Us humans are always looking for ways in which to improve the way we communicate. 4G has, for many years now, been the most effective way of sending and receiving data between wireless devices. This technology, the 4G network, has led to a huge increase in the number of mobile devices around the globe, which in turn has paved the way for the ‘Internet of Things’, an even larger global network of wireless devices.
As more and more data is sent, received, consumed and streamed, the telecom industry has decreed that we need a more advanced network to handle it: the fifth-generation of mobile internet connectivity, or 5G.
But what is 5G? And how will it realistically impact our lives? These are questions that, as the introduction of 5G creeps nearer and nearer, need to be seriously considered.
In this blog, we’re going to introduce you to the concept of 5G, discuss what the benefits it will bring about, before considering some reasons why we shouldn’t get too excited about it too quickly. Finally, we’ll take a look at how 5G will change marketing for you.
What is 5G?
5G is the next generation of wireless internet connectivity, and is designed to vastly improve the speed of uploading and downloading data whilst offering more stable connections.
What does this mean in real terms? Well in this sense, it seems that the possibilities are endless.
Your internet gamers will be playing online with virtually zero latency (latency being the time it takes between the human user making an action and the display on-screen to respond).
With 4G, latency is supposedly around 50 milliseconds.
With 5G, it’s going to be just 1.
The speed at which you’ll be able to download HD movie will drop from 30 minutes to 25 seconds.
But how? How is 5G so much faster?
We won’t get too technical right now, but essentially 5G emits waves with a shorter wavelength. This allows them to essentially pack more data in shorter frequencies, so that connections are faster and aren’t impacted by large volumes of users operating on the network simultaneously.
These shorter wavelengths do mean that they won’t be able to travel as far as 4G, and they aren’t particularly effective at penetrating objects. So, if there’s a wall in the way, if you’re behind a tree, or even if it’s raining, you may not get as good a signal.
This is reflected in one of the most immediately noticeable changes you will see with the introduction of 5G. The masts that transmit the signals will be installed no more than 1000 feet apart. They are small, so you can expect to see them on rooftops, on the side of buildings, everywhere.
Essentially, the difference will be that rather than building a few highly powered, lower frequency towers that we currently have with 4G, we will see a greater number of lower powered, higher frequency masts.
Telecom companies and nations are now starting the race to get 5G rolled out and in common usage.
But why? It’s not as if the world is in a dire need to play online games more easily and download films more quickly. Besides, the difference between a 50 millisecond and a 1 millisecond latency? Humans aren’t going to really experience that in real terms.
So why are we so desperate for 5G? Why are so many businesses and governments rushing to get 5G up and running? Why are we going ahead with the $2.7 trillion investment required? And why are individual operators ready to spend $100 billion investing in 5G?
Why all the Investment?
Of course, there wouldn’t be such a manic scramble to get 5G rolled out if it was purely for the purpose of better gaming and the ability to watch high quality films on your phone.
There’s a reason that there is so much competition and money surrounding this update. It could essentially change the way society is run.
It may not revolutionize the way we, as humans, communicate. Sure, Skyping or Facetiming will be smooth and lag free, you’ll be able to stream, chat and search simultaneously on your smartphone… if you have a phone that supports 5G.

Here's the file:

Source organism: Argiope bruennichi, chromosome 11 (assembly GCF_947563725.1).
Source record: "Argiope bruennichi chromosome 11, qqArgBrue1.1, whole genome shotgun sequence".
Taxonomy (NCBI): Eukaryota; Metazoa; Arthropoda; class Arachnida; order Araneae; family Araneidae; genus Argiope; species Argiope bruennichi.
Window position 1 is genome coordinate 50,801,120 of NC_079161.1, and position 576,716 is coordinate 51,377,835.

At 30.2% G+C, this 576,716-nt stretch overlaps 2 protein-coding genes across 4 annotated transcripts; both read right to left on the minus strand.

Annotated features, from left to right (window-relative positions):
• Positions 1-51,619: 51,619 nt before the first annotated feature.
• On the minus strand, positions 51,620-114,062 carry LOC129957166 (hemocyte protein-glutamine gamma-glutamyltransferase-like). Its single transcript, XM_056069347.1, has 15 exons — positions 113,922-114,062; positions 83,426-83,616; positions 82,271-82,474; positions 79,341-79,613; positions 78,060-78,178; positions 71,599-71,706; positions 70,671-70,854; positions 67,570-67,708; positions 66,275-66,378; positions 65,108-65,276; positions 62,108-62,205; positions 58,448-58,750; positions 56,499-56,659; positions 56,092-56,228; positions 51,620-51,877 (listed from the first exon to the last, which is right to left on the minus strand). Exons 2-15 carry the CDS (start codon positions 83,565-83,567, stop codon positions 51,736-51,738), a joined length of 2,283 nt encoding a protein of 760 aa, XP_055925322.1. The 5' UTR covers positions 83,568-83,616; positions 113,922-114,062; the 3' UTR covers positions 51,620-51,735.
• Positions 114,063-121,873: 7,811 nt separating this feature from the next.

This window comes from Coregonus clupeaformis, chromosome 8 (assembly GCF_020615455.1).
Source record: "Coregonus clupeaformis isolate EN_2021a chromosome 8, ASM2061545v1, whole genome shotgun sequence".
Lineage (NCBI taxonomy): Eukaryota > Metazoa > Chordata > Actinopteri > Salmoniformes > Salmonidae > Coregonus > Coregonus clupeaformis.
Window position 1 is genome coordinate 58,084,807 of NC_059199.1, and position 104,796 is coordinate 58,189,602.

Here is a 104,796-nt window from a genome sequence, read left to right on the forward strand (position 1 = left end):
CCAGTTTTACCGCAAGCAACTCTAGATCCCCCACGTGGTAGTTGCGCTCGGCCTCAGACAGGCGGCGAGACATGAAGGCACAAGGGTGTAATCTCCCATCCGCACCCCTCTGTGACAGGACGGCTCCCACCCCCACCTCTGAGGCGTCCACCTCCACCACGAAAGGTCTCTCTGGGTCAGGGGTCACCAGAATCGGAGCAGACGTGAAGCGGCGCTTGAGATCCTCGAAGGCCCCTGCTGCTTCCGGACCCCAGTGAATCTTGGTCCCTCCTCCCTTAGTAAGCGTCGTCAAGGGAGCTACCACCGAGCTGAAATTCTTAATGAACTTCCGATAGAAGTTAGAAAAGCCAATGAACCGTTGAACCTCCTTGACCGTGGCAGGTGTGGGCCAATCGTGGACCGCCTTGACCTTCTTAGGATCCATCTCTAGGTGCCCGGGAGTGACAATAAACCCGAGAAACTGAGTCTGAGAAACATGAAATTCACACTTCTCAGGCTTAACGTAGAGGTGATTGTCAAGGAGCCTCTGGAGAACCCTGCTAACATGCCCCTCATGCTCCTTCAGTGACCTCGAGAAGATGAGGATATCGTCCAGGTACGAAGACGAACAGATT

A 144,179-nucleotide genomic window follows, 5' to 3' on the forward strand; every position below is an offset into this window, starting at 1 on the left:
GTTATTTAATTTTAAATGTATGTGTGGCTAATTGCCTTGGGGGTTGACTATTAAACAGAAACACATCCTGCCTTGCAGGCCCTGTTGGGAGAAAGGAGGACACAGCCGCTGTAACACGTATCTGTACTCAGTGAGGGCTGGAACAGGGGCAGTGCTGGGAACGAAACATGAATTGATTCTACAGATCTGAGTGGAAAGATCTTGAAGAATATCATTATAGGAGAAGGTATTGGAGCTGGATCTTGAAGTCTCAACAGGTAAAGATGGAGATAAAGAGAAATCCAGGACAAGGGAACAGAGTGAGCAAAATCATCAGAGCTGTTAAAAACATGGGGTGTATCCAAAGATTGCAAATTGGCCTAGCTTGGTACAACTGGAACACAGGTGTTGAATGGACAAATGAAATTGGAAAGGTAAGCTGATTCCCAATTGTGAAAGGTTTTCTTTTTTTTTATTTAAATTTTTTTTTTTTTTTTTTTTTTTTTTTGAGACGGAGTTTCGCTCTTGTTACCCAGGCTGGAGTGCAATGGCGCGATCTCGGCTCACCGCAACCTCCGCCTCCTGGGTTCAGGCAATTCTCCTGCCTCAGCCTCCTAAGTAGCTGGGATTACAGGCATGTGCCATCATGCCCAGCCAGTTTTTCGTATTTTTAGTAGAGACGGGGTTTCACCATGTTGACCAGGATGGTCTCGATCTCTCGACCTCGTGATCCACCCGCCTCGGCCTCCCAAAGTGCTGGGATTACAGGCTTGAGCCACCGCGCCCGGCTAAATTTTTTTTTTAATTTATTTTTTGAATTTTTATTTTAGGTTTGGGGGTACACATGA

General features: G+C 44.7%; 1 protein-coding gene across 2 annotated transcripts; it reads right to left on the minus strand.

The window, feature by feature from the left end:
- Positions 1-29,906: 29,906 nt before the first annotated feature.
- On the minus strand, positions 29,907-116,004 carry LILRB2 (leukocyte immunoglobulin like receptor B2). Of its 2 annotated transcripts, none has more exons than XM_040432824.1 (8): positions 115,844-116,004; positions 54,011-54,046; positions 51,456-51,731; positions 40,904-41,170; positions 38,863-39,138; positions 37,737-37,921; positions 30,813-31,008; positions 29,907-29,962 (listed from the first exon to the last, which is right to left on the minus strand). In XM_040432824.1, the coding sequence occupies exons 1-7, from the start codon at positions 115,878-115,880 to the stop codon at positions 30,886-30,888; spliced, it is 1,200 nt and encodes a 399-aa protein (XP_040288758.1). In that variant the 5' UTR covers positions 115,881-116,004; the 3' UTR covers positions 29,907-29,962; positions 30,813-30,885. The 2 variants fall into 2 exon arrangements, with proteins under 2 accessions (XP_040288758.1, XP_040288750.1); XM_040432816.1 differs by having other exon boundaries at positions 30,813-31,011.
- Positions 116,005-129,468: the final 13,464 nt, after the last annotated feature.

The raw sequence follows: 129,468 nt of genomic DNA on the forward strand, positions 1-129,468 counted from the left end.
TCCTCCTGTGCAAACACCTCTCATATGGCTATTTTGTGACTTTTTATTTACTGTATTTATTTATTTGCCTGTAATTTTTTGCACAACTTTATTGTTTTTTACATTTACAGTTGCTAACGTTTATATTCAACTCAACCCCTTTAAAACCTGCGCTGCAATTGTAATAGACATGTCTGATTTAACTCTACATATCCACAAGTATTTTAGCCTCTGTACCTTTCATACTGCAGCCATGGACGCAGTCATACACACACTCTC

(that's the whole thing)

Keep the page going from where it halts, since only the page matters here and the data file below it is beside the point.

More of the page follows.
Current smartphones don’t actually have 5G integration, and the ones that do will be far more expensive than those that support 4G because it is a relatively new technology. And realistically, in terms of actual human usage, 5G just represents the next logical, incremental step that would naturally follow 4G in the same way that 4G followed 3G.
The advantages of 5G go beyond a simple improvement in UX (user experience). It represents the first progression that is geared at machines over humans.
Where we may not notice an upgrade in latency from 50 milliseconds to just 1, a machine certainly can.
5G is built to accommodate the Internet of Things (IoT). 4G can handle the current number of mobile devices in the world, but if the IoT is going to really kick on, it needs a faster service.
To keep you in the loop, the IoT is the concept of integrating wireless connectivity technology into virtually all aspects of life. Into your car, your fridge, into medical devices, your watch; you name it.
The overarching aim of the IoT is to create a more connected, more efficient world. The concept of the IoT comes with its own set of problems, but in theory it is designed to make life safer and run more smoothly.
5G is being introduced to facilitate this. Examples of what 5G might bring us include flocks of drones being deployed and cooperating seamlessly as they carry out search and rescue missions or deal with fires.
Smart cities will turn from a concept into a reality. These are cities that can manage traffic, energy distribution, improve air quality, manage waste and green spaces, and so much more. Smart cities would run off data. They would be made up of thousands of individual devices that need to interact with each other simultaneously in order to work effectively.
5G will allow this to happen, potentially bringing about cities that are safer, cleaner and have a higher standard of living.
This all sounds wonderful, and you can clearly see why so many telecommunication companies want in on the 5G act, as they bid for spectrums they can use to build their own 5G network.
But recently, some concerns have crept in from other parties that could, and really should, change the course of the headlong rush we are making into the world of 5G.
Why Not 5G?
The primary concerns about the introduction of 5G are split into two distinct camps: health and security.
Two fairly major aspects of anyone’s life then, but how exactly is 5G a threat to our health, and why would it be such a worry when it comes to security?
1. 5G and Health Concerns
When it comes to impacts on health, the concerns lie in the fact that we will soon be installing thousands of antennas in much tighter spaces to ensure a good signal. More towers in a close proximity means that people in those areas are going to be exposed to more of the radiofrequency radiation they emit when transferring data.